December 03, 2018
In this post we’ll explore Obladi, a distributed system that aims to deliver high performance transactions while masking access patterns.
December 02, 2018
What do we want? Distribution with strong consistency! When do we want it? Faster than the speed of consistency protocols! Well, according to the traditional wisdom, that puts us in a bit of a bind. In this week’s papers on Eris and Fuzzylog, we see two different takes on distribution that attempt to give us what we want in return for relaxing some of the things (namely, consistency at the log replication layer and single total ordering) we always thought we needed.
November 27, 2018
I have to admit that as an applications developer who is living through the age of the blockchain mania, having to explain on a routine basis why blockchain is not relevant to a problem, I was not properly enthused about reading the Ethereum paper for class this week. Having now read through it, I remain unconvinced about the current frenzy to eschew RDBMS and nice, simple NoSQL solutions for trendy blockchain implementations. However, I can certainly see the appeal, both from a decentralized consensus perspective, and from a (probably FinTech) applications developer perspective.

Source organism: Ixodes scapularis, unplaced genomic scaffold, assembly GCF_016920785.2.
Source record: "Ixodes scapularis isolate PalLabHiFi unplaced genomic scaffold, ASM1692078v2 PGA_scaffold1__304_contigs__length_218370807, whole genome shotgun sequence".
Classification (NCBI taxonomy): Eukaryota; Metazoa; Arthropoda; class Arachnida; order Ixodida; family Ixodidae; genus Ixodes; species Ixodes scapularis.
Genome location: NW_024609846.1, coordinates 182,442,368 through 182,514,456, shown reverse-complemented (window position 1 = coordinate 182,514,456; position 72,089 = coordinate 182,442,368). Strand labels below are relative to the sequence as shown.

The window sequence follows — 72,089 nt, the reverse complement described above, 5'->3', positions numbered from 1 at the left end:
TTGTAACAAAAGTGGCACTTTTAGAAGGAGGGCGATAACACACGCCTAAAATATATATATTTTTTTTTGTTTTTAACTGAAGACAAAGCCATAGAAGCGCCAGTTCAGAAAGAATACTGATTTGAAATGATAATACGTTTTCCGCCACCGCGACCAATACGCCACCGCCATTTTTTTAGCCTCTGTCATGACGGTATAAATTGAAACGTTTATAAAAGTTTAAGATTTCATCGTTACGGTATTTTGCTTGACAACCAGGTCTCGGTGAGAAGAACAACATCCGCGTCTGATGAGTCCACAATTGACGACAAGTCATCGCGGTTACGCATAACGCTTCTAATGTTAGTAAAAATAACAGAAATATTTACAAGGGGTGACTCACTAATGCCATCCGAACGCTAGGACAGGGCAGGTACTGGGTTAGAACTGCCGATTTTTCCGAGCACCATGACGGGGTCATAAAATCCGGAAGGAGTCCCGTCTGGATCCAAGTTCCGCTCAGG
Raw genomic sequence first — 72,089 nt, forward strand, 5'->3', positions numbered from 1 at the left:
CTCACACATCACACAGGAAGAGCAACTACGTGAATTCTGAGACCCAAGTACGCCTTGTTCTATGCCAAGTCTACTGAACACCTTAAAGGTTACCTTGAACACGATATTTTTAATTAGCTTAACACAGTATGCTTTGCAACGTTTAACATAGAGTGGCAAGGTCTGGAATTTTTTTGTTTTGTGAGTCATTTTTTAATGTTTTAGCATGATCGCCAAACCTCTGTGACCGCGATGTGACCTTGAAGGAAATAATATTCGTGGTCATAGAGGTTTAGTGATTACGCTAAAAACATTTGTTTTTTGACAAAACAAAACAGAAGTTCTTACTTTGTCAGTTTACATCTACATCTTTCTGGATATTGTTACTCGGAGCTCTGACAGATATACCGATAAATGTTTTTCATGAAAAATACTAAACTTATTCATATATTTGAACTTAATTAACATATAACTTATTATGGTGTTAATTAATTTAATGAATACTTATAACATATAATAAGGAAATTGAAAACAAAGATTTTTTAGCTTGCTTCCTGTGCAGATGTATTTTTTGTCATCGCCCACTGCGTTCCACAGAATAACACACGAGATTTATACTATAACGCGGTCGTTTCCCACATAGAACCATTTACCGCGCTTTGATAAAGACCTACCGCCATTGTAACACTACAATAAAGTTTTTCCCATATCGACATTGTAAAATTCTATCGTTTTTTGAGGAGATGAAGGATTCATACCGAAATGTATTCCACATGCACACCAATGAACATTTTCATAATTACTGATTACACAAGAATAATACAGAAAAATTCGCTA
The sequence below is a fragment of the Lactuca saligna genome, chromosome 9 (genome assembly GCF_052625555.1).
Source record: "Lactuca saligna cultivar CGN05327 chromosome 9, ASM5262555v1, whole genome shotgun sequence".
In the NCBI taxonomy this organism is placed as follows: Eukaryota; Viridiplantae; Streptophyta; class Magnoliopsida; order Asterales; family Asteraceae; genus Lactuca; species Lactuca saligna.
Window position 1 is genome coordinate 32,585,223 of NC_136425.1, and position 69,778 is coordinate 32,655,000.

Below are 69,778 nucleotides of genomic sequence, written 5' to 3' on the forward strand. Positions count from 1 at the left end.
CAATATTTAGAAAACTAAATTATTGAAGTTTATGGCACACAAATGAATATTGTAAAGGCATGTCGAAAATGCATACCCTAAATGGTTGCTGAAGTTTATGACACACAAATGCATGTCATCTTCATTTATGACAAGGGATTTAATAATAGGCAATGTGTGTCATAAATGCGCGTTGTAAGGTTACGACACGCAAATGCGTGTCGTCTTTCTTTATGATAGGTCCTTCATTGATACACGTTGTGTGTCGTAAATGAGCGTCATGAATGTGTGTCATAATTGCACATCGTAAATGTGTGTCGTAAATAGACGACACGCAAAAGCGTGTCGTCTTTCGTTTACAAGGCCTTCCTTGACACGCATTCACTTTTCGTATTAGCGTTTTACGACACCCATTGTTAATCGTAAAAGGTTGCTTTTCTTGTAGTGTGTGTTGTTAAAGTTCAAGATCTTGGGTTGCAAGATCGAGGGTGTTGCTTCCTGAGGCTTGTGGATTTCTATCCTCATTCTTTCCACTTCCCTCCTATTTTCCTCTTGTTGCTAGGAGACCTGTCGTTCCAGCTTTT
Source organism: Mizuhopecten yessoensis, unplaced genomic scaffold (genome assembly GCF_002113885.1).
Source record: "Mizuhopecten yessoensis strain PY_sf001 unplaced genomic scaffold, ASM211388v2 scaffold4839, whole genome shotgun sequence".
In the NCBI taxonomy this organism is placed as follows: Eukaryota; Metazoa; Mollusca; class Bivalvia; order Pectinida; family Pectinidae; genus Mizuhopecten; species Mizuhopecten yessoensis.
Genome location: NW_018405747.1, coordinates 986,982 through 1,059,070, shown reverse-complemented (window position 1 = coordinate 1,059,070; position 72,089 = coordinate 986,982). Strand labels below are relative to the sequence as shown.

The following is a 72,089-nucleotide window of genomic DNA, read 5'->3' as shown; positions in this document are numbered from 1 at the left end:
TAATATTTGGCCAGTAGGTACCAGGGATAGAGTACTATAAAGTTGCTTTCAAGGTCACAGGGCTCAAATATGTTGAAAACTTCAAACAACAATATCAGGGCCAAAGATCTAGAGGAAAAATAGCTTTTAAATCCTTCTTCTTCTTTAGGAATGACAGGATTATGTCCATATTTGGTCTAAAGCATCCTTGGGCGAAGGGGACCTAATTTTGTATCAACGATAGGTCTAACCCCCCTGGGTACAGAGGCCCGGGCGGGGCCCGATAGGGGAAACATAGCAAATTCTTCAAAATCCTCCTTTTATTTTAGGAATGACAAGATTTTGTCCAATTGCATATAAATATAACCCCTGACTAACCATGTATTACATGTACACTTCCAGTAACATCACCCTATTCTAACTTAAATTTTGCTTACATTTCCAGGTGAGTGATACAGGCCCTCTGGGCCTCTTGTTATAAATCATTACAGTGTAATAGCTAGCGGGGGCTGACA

November 25, 2018
Although the Practical Byzantine Fault Tolerance paper presented an optimization of Lamport et al’s algorithm that worked in asynchronous environments with only a small amount of added latency, it made a fundamental assumption that at least some servers would be trustworthy. In the SUNDR and SPORC papers, the authors present an alternate approach to securing data in distributed systems, assuming that perhaps no servers will be trusted, and instead allocating trust at a much more granular file/directory level.
November 18, 2018
Coming roughly ten years after “the cloud” became part of the general lexicon, and a year or two after the FAWN paper, Ousterhout et al’s 2011 RAMCloud presented a vision of a future that would test the bounds of what the words “distributed” and “system” meant up to then. Conceived as an entirely DRAM (dynamic random-access — i.e. semiconductor-based — memory) centric system, RAMCloud imagines RAM as permanent, distributed storage at scale. Such a distributed system would seem to significantly tax prior expectations (at least what we’ve seen so far from the literature) about the degree of fault tolerance and coordination needed to make a distributed system function.